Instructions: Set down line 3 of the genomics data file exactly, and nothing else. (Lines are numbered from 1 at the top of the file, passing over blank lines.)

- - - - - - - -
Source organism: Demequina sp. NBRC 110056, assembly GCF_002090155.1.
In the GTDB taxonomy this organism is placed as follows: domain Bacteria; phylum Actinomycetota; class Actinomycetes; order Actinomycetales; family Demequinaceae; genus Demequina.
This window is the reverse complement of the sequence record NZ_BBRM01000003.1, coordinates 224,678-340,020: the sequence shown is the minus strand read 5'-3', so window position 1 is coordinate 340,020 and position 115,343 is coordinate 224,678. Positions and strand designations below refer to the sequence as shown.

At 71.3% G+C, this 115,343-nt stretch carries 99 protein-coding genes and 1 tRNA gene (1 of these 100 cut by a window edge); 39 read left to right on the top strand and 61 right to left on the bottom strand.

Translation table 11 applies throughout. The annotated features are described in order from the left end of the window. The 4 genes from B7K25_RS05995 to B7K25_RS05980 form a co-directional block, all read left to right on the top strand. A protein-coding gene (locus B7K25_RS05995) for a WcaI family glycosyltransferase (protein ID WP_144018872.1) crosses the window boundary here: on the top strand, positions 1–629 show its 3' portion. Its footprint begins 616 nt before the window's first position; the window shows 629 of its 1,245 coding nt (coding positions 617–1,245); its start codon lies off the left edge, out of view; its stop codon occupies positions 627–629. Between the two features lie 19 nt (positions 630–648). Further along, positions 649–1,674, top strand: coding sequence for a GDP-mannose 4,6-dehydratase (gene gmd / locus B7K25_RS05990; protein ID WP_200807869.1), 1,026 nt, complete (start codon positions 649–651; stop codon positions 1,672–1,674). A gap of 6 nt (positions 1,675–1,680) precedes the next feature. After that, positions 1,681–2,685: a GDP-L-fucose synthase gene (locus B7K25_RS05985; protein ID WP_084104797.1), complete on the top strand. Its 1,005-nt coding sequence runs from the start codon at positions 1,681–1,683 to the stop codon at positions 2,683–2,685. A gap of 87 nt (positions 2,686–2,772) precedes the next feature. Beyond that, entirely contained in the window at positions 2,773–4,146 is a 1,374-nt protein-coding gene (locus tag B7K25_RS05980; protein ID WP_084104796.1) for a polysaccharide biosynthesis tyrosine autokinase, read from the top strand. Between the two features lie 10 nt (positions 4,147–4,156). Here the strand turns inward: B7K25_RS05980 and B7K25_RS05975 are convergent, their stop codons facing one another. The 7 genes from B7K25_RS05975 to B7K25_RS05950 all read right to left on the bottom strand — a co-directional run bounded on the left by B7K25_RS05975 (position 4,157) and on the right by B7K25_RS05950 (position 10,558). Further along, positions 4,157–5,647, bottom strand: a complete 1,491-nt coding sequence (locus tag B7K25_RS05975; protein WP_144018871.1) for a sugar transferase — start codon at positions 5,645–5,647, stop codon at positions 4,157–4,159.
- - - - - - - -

This window is the reverse complement of the sequence record NZ_BBRM01000003.1, coordinates 224,678-340,020: the sequence shown is the minus strand read 5'-3', so window position 1 is coordinate 340,020 and position 115,343 is coordinate 224,678. Positions and strand designations below refer to the sequence as shown.